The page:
19 September, 2011

Have you hugged your dog today?

National Dog Week starts today. Woof! Time to give your pooch some extra love, belly rubs, butt scrubs or whatever your hairy companion prefers

As I sit at my desk, Clue, my Golden Retriever, is dozing on the floor next to me, dreaming of her next meal or hug, whichever comes first.  She is now 12 years old, grey-faced, deaf and severely arthritic.  But that doesn't stop her from enjoying life.  Every morning she wakes up, tail beating a joyous tattoo on her bed, waiting for our morning ritual of belly rubs and wriggling.

Clue is the perfect name for a mystery writer's dog,right? But it's actually short for "Hasn't got a Clue."  You see, Clue is a rescue dog.  When she was just a couple of months old, her  owners dumped her on a back road to fend for herself.  Fortunately someone found her and took her to the local shelter. After keeping her the required 30 days, the shelter listed her on Petfinder where I fell in love with her at first sight.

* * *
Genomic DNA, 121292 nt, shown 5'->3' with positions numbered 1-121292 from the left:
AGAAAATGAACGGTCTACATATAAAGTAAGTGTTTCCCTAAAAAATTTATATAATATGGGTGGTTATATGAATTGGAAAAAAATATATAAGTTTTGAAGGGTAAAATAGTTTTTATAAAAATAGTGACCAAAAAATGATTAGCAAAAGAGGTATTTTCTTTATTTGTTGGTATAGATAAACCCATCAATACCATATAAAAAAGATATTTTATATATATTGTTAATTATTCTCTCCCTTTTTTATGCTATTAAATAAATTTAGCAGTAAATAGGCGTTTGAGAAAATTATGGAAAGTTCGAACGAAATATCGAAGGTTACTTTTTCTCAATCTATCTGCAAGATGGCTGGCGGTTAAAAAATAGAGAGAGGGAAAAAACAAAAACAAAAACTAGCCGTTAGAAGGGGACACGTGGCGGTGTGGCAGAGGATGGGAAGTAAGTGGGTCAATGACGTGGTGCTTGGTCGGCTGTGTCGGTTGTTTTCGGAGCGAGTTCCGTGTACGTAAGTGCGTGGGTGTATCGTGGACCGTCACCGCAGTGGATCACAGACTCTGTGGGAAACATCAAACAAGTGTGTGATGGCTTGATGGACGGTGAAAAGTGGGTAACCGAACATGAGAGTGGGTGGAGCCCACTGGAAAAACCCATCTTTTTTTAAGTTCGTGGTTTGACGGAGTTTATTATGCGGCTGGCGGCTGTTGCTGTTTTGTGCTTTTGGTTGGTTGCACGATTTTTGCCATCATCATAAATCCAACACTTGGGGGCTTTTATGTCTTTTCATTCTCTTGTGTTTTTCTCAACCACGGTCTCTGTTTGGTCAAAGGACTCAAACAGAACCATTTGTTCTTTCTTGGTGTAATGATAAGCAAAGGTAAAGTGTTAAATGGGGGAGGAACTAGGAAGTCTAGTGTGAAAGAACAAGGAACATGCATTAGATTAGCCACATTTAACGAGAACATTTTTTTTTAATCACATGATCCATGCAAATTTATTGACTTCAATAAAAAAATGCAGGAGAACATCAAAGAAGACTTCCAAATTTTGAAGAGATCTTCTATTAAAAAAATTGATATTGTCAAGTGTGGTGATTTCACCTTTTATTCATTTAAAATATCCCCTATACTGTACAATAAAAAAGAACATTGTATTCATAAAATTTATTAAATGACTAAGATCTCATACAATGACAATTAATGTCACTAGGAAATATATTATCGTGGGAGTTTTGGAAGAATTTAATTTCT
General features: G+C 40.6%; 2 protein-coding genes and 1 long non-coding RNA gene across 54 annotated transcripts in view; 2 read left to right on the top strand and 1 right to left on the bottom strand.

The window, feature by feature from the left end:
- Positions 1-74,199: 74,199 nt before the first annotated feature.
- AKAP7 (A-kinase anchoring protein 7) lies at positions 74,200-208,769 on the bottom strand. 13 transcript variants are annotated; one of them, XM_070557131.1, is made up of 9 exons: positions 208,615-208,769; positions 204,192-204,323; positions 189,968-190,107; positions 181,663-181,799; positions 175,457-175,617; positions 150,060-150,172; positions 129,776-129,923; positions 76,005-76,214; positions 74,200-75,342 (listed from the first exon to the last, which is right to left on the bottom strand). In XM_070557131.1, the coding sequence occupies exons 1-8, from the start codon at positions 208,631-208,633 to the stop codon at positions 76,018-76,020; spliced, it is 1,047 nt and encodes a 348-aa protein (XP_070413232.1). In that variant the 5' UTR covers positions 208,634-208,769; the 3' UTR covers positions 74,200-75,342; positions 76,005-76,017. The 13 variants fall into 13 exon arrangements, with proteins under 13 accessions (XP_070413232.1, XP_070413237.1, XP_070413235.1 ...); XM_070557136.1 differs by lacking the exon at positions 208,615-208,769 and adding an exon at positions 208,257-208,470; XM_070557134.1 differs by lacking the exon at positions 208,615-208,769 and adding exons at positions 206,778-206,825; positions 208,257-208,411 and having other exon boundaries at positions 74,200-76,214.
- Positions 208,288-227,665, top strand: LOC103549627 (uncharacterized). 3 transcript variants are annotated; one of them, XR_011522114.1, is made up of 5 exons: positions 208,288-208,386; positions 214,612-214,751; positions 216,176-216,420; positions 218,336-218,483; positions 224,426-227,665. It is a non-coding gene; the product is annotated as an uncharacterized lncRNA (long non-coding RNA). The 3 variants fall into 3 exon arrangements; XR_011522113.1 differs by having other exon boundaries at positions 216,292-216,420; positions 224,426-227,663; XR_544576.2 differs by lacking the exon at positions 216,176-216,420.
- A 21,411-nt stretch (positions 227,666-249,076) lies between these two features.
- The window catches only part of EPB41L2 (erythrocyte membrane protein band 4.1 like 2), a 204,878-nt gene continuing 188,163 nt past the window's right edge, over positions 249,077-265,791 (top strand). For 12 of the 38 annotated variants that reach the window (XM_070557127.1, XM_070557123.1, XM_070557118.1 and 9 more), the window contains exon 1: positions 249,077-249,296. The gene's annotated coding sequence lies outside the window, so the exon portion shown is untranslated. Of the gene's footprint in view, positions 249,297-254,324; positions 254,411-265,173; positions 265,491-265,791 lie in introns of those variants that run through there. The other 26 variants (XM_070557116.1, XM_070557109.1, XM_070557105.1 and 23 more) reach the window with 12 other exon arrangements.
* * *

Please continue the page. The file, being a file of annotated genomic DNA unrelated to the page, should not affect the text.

I drove 90 minutes north to the shelter to see her -- all 55 pounds of untrained, unfettered energy.  The first thing she did was jump up on my then-80-year-old mother and knock her flat on her derriere.  Not a promising start. Fortunately Mother has a sense of humour and loves dogs. And, if Clue had inexhaustible energy, she also demonstrated boundless love, despite her history.  Thirty minutes later I was loading her into the back of my SUV for the drive home.  She spent the entire trip trying to climb out the window or into the front seat.  "No," "sit," "down," "stay" were simply not part of her vocabulary.  My comment to my mom: "This dog hasn't got a clue how to behave."